One of the shining verses, in my mind, is "Be still, and know that I am God."

This says to me, "Forget about your sorrows and discomforts. Forget about the highs and lows. Forget about the daily grind and the goals you're trying to fulfill. Just be. Here. With Me."

To Will:

This IS the cheeseburger. Love is transcendent, not necessarily ascendent. To be accepted in spite of your flaws...how great is that???

We don't attain it only when we die (physically), but when we realize that the things that normally drive us only drive us into the ground. When we let that go, when we just be still, we find life, love (a transcendent kind), and peace.

When we die physically, it will all be known more fully, because we no long have to feed our bodies to stay alive. We no longer have to drive ourselves toward temporal things. The lasting will overwhelm all of our senses, whereas now, we have to jam in moments to be still.

That is peace, not the world on a platter. Peace is now. I wage that we will never have the world on a platter, as that is not/should not be the ultimate goal.

Heaven is not merely having all our needs provided, since we won't have any needs. It is fulfillment of the highest order.

Regi G

Ariel said...

Will, here's the quote you're looking for...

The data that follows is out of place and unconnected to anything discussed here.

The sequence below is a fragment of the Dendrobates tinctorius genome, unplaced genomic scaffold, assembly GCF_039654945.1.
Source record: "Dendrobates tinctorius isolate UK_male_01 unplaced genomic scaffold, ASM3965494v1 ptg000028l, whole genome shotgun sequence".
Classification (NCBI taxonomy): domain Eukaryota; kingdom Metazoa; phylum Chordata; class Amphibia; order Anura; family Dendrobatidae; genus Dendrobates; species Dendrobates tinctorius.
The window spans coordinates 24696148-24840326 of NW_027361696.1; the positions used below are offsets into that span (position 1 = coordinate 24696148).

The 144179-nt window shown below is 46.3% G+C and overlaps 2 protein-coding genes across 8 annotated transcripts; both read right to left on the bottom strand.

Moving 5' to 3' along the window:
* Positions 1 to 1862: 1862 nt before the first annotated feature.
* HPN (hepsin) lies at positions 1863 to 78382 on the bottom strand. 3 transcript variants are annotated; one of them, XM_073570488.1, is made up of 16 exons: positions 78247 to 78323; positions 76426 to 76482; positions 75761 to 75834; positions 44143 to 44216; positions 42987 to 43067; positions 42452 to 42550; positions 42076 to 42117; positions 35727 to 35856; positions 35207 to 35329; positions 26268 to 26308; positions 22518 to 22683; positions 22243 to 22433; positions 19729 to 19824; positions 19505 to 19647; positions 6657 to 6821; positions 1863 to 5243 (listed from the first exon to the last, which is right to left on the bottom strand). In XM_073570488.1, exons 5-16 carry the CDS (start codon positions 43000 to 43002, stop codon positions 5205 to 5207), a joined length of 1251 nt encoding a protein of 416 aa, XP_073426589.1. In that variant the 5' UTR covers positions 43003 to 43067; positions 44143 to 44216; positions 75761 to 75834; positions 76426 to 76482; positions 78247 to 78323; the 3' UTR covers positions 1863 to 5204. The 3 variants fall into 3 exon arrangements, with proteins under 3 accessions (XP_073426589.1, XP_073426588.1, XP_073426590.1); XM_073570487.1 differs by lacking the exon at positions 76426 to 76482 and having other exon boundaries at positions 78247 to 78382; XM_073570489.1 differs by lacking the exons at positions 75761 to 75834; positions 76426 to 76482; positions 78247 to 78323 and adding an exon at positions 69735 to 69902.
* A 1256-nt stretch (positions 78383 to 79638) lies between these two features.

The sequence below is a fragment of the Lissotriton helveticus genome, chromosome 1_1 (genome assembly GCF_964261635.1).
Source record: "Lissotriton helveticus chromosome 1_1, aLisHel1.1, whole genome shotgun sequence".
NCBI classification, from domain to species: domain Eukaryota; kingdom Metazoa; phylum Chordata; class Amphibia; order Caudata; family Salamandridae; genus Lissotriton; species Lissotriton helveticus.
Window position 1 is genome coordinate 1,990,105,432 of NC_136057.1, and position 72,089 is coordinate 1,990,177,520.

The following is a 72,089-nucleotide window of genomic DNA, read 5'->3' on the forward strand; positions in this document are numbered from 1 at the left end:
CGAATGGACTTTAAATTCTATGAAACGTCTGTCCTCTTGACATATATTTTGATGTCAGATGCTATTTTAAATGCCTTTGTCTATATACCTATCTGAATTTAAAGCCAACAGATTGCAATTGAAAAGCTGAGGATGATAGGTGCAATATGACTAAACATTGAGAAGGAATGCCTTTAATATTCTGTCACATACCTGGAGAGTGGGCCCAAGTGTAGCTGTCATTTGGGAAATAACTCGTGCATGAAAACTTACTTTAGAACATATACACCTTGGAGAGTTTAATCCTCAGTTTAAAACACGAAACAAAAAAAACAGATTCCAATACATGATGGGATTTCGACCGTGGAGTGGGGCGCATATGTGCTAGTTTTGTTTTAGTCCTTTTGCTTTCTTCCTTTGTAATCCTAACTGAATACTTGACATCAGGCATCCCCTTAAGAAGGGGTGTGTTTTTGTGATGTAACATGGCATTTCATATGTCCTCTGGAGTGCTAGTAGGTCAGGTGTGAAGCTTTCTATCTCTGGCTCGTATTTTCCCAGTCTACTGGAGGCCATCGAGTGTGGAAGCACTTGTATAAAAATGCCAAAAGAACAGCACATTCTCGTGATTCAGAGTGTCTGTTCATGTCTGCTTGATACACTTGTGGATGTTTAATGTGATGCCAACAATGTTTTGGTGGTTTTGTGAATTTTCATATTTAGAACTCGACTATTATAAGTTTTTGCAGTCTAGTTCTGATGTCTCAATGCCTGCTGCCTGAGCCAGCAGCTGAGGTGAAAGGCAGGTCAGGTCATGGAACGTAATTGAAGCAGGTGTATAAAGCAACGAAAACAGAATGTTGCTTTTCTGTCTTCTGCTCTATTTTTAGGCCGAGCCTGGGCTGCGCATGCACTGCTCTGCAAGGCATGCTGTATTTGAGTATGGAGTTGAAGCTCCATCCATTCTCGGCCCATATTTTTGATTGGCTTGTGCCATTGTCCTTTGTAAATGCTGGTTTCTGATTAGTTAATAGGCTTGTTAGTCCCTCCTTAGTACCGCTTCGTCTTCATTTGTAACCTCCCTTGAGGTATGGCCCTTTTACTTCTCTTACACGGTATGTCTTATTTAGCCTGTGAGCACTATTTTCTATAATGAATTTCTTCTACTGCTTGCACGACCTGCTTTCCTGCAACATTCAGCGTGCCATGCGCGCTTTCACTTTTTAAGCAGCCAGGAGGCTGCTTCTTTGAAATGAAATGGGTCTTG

The settled happiness and security which we all desire, God withholds from us by the very nature of the world: but joy, pleasure and merriment, He has scattered broadcast. We are never safe, but we have plenty of fun, and some ecstasy. It is not hard to see why… Our Father refreshes us on the journey with some pleasant inns, but will not encourage us to mistake them for home.
- C.S. Lewis, The Problem of Pain

You came close there to elevating cheeseburgers to the level of transcendent philosophy. So to adopt your terms, I'd argue that we do get the cheeseburger. And a good cheeseburger it is, too (assuming you didn't buy it at McDonald's). But we were made for more than cheeseburgers. When we treat the burger as our ultimate purpose in life, it lets us down...

I don't think I'm going to improve on C.S. Lewis, though, so I'll stop. You can see where I'm headed.

Pragmatists, many of us, are naturally insatiable. Why? Why? Why? Why this? Why that? Constant curiosity often leads us into the way of Solomon--wise without satisfaction.

This tends to be me as well, regi. It's a relief to be able to pose an answer to my questions that while still mysterious is ultimately satisfying. I look forward to the day when all accounts are settled and all frustrations stilled.

Will Robison said...

But even while eating the cheeseburger, you know that it will not sustain you, it will not last long, and it will be fleeting. No matter how sweet your temporary satisfaction is, you can never forget that it will be followed by the bitterness of real life. I guess that's why its called a bittersweet life.

(Sorry, but that occurred to me over the weekend, and I just had to share it ;)


Culture. Photos. Life's nagging questions. - BitterSweetLife